Title:
Document display method and apparatus
Kind Code:
A1


Abstract:
A method and apparatus for displaying documents, especially document images, in a computer environment is disclosed. A first ‘source’ document is displayed in a first application window 2. Regions of the document that are referred to in a second ‘target’ document, or which refer to the second target document, are highlighted by an on screen indication such as a rectangular box 7. When a user moves an on-screen pointing device into the region 7, a second window 8 may be displayed showing the region of the target document which is referred to, or which refers to the source document. Thus, only the specific part of the target document that is relevant to the highlighted region of the first document is displayed. The method and apparatus therefore allow the user to view only those parts of a document image that are pertinent.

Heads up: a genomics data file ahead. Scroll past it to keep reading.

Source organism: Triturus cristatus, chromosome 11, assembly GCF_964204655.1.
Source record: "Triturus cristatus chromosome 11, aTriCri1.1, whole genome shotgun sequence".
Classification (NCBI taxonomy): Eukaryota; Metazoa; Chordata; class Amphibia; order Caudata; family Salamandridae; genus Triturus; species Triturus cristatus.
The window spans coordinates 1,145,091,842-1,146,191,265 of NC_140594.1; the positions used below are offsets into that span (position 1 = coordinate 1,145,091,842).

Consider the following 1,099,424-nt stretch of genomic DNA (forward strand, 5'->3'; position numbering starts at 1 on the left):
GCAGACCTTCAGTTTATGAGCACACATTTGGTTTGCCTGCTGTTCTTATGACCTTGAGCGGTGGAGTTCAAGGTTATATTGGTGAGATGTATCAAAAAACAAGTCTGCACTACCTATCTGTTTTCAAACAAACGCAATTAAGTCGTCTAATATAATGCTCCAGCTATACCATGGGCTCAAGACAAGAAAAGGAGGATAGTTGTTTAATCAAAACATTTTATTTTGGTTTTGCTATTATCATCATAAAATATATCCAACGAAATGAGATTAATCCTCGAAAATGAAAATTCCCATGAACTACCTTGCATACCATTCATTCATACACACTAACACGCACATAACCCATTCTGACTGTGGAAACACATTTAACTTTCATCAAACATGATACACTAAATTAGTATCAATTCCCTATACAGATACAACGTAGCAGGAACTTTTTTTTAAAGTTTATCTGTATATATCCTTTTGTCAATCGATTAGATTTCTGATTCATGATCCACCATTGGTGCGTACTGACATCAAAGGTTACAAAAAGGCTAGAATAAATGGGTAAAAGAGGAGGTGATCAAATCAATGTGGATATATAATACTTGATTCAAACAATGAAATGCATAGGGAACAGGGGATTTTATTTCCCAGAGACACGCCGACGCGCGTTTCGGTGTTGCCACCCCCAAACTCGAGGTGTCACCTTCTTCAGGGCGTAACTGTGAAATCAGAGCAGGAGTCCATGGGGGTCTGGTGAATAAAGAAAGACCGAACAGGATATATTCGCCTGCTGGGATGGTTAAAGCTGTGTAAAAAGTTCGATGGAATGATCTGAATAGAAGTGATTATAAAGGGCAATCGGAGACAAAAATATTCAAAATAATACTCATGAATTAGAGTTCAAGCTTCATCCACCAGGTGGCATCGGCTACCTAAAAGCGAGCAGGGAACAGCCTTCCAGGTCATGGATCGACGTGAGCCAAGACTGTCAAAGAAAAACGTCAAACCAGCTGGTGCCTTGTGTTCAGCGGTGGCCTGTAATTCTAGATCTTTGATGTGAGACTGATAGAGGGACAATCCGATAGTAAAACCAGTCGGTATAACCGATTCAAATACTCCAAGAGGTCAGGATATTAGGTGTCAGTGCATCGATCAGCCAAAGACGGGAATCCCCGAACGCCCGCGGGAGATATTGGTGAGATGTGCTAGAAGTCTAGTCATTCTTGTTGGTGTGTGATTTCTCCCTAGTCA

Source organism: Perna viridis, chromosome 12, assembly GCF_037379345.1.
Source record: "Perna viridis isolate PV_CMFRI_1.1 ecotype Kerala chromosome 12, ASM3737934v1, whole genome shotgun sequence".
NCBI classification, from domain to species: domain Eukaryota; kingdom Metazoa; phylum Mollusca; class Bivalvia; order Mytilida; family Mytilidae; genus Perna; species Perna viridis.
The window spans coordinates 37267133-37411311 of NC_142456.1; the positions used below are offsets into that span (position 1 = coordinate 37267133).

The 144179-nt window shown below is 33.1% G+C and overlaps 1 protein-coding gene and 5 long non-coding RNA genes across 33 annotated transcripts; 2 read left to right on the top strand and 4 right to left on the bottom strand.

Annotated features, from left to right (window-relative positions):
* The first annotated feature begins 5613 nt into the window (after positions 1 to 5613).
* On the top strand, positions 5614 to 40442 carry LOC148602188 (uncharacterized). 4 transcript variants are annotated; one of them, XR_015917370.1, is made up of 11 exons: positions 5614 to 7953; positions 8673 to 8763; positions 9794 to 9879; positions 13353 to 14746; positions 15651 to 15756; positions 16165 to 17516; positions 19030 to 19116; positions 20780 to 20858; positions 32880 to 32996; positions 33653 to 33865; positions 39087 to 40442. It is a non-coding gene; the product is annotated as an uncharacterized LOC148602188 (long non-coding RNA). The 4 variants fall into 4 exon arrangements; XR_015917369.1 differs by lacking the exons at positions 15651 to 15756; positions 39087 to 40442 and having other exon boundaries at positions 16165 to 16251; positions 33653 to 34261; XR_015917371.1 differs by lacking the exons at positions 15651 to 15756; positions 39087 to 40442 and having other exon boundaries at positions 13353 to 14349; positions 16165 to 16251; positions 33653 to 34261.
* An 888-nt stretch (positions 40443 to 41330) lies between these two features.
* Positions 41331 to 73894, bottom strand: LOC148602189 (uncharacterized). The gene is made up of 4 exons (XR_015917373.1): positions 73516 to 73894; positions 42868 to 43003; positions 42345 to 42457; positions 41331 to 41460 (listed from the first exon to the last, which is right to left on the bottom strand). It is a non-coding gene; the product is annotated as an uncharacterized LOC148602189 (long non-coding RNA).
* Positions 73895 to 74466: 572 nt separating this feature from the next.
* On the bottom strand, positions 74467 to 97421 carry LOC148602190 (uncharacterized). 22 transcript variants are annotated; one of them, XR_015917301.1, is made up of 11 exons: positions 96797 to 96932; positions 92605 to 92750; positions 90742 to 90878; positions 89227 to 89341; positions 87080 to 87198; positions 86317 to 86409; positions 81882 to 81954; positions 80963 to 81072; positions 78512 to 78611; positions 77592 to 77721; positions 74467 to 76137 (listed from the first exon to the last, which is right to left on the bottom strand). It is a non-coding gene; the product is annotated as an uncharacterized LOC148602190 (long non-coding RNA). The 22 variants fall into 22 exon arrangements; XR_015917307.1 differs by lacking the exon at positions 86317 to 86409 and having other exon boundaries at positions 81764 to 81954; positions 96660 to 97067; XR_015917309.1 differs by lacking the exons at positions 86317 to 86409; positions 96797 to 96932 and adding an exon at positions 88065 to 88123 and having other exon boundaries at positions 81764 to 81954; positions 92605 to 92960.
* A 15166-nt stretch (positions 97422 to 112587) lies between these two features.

Inventors:
Onslow, Robert Denzil (London, GB)
Application Number:
11/032694
Publication Date:
08/18/2005
Filing Date:
01/10/2005
Assignee:
ONSLOW ROBERT D.
Primary Class:
Other Classes:
715/205, 715/804, 715/808
International Classes:
G06F3/00; G06F3/0481; G06F17/24; (IPC1-7): G06F3/00; G06F17/24
View Patent Images:
Related US Applications:



Primary Examiner:
TAN, ALVIN H
Attorney, Agent or Firm:
FLYNN THIEL BOUTELL & TANIS, P.C. (2026 RAMBLING ROAD, KALAMAZOO, MI, 49008-1699, US)
Claims: